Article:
The next two items are chicken and duck which are additional sources of quality animal protein and essential amino acids.
The sixth ingredient is egg whites. Eggs are highly digestible and an excellent source of usable protein.
The seventh ingredient is brown rice, a complex carbohydrate that (once cooked) can be fairly easy to digest. However, aside from its natural energy content, rice is of only modest nutritional value to a dog.
The eighth ingredient includes potato starch. Potato starch is a gluten-free carbohydrate used more for its thickening properties than its nutritional value.
The ninth ingredient is sweet potato. Sweet potatoes are a gluten-free source of complex carbohydrates in a dog food. They are naturally rich in dietary fiber and beta carotene.
The next ingredient includes peas. Peas are a quality source of carbohydrates. And like all legumes, they’re rich in natural fiber.
However, peas contain about 25% protein, a factor that must be considered when judging the meat content of this dog food.
From here, the list goes on to include a number of other items.
But to be realistic, ingredients located this far down the list (other than nutritional supplements) are not likely to affect the overall rating of this product.
With five notable exceptions…
First, flaxseed is one of the best plant sources of healthy omega-3 fatty acids. Provided they’ve first been ground into a meal, flax seeds are also rich in soluble fiber.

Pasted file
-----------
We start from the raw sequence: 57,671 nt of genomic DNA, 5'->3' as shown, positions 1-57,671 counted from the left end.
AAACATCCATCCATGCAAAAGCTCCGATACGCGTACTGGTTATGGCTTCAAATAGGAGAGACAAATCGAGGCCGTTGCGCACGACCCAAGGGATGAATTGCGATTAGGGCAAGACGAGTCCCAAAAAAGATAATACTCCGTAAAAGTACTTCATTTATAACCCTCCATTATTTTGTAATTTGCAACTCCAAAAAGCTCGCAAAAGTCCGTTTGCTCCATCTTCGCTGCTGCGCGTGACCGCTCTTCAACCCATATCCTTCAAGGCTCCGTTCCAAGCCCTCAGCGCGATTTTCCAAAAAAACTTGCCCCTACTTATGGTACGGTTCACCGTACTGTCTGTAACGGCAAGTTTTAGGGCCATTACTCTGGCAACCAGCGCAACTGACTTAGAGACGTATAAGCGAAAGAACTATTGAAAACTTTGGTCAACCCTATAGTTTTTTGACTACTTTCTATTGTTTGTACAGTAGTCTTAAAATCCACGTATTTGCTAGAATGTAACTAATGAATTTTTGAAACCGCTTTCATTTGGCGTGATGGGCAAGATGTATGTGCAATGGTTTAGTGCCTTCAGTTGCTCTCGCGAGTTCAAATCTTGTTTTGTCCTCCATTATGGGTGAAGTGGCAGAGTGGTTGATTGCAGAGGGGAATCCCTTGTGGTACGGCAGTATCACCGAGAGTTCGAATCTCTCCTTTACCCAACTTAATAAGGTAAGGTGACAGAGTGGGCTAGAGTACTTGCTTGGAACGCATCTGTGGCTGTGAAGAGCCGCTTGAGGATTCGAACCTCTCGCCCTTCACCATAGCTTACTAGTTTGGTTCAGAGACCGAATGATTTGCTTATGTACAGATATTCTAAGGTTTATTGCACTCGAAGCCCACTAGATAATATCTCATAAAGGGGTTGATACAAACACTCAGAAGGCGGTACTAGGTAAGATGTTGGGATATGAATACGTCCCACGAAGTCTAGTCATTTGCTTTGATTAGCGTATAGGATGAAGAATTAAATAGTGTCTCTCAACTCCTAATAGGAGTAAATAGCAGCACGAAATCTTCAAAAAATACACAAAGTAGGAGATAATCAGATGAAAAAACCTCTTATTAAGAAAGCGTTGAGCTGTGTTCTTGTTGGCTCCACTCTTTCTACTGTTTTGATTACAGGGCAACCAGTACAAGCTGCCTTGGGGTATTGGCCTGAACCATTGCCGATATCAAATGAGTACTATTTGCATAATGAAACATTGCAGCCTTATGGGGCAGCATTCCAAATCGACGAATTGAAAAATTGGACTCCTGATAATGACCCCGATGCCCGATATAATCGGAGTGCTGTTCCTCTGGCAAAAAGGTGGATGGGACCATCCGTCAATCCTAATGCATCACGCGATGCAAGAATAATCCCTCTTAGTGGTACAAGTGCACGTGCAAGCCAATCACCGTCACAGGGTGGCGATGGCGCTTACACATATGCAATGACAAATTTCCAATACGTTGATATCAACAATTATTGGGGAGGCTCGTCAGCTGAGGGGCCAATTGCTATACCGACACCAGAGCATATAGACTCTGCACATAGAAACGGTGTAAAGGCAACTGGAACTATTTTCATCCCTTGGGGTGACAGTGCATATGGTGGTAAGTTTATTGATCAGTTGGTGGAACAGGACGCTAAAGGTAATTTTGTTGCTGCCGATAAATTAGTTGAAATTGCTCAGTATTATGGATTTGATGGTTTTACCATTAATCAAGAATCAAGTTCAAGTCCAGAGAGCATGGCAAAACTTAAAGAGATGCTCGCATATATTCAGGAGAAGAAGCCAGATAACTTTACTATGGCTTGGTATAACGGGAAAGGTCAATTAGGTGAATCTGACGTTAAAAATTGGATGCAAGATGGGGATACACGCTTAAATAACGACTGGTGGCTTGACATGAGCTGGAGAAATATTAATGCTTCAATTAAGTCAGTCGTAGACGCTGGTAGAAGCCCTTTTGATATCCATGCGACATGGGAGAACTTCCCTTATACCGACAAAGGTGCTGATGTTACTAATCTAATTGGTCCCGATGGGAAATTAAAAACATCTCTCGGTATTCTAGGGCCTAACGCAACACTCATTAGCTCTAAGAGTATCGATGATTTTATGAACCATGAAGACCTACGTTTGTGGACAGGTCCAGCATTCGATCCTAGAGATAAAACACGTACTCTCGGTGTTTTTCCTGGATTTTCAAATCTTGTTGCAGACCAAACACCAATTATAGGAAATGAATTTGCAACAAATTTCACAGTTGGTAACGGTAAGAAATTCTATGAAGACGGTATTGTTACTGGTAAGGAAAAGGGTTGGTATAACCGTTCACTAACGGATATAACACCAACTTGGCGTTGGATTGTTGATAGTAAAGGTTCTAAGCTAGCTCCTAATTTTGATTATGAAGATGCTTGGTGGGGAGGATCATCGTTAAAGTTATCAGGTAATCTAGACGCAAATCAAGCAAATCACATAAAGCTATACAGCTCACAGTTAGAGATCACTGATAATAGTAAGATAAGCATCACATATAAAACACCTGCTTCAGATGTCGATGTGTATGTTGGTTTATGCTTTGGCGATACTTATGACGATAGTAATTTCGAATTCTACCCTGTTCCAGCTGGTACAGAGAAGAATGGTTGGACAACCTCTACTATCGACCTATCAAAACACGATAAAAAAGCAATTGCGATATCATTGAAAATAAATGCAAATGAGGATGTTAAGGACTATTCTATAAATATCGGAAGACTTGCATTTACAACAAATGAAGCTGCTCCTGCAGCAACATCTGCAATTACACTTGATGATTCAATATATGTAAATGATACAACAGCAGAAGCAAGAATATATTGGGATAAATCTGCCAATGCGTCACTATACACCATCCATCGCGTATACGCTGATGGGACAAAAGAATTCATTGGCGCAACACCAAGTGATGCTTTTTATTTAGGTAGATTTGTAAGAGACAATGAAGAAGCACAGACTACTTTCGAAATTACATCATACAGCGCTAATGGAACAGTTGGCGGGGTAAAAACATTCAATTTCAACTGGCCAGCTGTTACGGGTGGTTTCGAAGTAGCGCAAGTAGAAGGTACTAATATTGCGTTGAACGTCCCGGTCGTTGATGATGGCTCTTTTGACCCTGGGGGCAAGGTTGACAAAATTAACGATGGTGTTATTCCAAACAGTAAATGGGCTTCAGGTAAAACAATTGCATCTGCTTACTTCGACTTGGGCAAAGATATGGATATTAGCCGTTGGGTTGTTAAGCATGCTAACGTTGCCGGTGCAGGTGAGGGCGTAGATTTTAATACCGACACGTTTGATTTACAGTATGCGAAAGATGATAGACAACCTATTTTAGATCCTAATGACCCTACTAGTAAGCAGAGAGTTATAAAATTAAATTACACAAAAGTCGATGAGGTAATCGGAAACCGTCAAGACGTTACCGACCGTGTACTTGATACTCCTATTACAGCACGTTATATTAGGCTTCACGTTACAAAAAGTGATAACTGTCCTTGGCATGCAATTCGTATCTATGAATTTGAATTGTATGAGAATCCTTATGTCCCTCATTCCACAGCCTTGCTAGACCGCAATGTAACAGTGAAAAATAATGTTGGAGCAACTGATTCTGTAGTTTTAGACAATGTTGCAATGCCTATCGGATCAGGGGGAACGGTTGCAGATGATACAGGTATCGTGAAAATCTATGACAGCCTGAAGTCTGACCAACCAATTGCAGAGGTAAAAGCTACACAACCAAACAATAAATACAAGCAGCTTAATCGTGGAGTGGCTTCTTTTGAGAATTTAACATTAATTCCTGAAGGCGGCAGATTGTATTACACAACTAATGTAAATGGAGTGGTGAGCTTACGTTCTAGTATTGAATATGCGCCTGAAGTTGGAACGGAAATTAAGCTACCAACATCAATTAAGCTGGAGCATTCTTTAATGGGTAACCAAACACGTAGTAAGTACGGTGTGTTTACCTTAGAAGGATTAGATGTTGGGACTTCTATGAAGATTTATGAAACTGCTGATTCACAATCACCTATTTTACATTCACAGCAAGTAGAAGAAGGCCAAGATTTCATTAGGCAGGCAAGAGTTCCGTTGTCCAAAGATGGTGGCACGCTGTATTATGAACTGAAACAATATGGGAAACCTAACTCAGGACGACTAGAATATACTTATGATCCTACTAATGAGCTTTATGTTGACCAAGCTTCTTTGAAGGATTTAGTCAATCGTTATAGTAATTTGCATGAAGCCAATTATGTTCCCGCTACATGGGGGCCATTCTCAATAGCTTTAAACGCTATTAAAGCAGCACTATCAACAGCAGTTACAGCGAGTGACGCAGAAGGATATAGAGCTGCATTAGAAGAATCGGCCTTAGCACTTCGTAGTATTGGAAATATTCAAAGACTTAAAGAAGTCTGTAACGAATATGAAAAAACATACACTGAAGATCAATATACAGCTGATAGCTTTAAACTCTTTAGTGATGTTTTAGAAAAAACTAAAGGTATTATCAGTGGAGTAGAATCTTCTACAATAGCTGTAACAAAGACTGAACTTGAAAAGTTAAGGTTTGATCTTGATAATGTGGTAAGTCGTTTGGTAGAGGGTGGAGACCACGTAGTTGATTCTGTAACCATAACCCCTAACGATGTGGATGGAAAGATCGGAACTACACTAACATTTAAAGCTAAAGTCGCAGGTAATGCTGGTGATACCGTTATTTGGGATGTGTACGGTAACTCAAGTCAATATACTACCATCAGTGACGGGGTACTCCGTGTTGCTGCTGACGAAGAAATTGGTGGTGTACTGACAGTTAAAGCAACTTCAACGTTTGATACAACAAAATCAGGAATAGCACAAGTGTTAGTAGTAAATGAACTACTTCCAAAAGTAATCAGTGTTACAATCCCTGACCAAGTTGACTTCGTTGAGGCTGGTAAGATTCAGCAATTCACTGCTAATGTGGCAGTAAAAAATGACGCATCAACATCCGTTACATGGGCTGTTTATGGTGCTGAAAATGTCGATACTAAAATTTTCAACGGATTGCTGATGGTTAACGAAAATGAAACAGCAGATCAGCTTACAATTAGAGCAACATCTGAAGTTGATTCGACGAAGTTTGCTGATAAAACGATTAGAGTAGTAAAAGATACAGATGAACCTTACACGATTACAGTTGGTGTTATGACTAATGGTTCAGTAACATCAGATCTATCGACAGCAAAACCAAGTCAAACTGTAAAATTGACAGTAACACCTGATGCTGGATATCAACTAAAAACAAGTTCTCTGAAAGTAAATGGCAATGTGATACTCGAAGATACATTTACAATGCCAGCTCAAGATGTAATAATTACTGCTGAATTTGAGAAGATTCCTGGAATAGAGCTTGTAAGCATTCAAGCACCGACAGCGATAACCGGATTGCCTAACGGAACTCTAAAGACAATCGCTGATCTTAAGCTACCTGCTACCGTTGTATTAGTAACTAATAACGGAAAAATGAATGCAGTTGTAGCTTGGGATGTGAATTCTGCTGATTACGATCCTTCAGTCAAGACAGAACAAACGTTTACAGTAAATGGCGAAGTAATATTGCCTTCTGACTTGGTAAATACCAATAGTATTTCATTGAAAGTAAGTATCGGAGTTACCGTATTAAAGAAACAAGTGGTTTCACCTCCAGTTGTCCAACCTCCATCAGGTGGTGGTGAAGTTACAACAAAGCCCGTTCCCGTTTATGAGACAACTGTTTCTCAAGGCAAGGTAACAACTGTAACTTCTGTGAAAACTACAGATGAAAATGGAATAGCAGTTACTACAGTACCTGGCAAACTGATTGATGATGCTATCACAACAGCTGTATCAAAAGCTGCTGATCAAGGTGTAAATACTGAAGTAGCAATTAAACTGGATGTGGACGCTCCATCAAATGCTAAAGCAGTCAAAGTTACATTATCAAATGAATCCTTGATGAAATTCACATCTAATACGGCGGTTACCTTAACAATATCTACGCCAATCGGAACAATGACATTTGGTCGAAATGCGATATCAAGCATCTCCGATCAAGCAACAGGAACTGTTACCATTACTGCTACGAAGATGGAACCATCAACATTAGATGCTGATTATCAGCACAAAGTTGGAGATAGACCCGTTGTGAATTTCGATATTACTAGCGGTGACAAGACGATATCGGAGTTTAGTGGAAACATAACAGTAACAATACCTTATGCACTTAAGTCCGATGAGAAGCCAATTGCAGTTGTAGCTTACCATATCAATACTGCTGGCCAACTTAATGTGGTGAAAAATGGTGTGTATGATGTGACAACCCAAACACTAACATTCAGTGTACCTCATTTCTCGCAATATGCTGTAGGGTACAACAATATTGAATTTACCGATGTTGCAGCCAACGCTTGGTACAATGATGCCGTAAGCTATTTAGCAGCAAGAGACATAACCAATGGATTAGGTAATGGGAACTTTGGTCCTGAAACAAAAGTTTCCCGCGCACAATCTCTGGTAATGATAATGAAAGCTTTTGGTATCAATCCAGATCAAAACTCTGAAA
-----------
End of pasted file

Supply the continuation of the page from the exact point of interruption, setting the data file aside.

However, flaxseed contains about 19% protein, a factor that must be considered when judging the actual meat content of this dog food.
Next, montmorillonite clay is a naturally occurring compound rich in many trace minerals. Montmorillonite has been approved for use in USDA Organic Certified products.
Reported benefits include the binding of certain mold-based toxins and even controlling diarrhea and irritable bowel syndrome (IBS).
Additionally, sunflower oil is nutritionally similar to safflower oil. Since these oils are high in omega-6 fatty acids and contain no omega-3’s, they’re considered less nutritious than canola or flaxseed oils.
Sunflower oil is notable for its resistance to heat damage during cooking.
There are several different types of sunflower oil, some better than others. Without knowing more, it’s impossible to judge the quality of this ingredient.
Next, garlic can be a controversial item. Although most experts favor the ingredient for its numerous health benefits, garlic (in rare cases) has been linked to Heinz body anemia in dogs.2
However, the limited professional literature we surveyed provided no definitive warnings regarding the use of garlic — especially when used in small amounts (as it likely is here).
And lastly, this food also contains chelated minerals, minerals that have been chemically attached to protein. This makes them easier to absorb. Chelated minerals are usually found in better dog foods.